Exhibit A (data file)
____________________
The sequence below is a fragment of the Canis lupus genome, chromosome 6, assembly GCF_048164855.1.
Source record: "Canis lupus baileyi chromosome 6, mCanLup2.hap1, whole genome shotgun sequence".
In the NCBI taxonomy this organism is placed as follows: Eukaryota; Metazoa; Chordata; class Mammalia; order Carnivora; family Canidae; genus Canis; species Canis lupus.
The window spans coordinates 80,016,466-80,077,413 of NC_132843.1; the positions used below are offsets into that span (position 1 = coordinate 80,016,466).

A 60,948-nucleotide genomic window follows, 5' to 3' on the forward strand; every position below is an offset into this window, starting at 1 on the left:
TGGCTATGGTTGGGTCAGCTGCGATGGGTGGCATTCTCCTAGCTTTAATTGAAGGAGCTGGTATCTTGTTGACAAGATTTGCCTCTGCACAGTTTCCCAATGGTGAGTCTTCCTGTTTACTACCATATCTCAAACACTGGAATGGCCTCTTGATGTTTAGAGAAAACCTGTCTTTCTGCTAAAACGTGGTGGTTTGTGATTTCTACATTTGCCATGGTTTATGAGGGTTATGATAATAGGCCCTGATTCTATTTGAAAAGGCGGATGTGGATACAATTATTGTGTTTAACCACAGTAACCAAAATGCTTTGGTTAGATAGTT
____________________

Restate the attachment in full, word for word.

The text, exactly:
The sequence below is a fragment of the Canis lupus genome, chromosome 6, assembly GCF_048164855.1.
Source record: "Canis lupus baileyi chromosome 6, mCanLup2.hap1, whole genome shotgun sequence".
In the NCBI taxonomy this organism is placed as follows: Eukaryota; Metazoa; Chordata; class Mammalia; order Carnivora; family Canidae; genus Canis; species Canis lupus.
The window spans coordinates 80,016,466-80,077,413 of NC_132843.1; the positions used below are offsets into that span (position 1 = coordinate 80,016,466).

A 60,948-nucleotide genomic window follows, 5' to 3' on the forward strand; every position below is an offset into this window, starting at 1 on the left:
TGGCTATGGTTGGGTCAGCTGCGATGGGTGGCATTCTCCTAGCTTTAATTGAAGGAGCTGGTATCTTGTTGACAAGATTTGCCTCTGCACAGTTTCCCAATGGTGAGTCTTCCTGTTTACTACCATATCTCAAACACTGGAATGGCCTCTTGATGTTTAGAGAAAACCTGTCTTTCTGCTAAAACGTGGTGGTTTGTGATTTCTACATTTGCCATGGTTTATGAGGGTTATGATAATAGGCCCTGATTCTATTTGAAAAGGCGGATGTGGATACAATTATTGTGTTTAACCACAGTAACCAAAATGCTTTGGTTAGATAGTT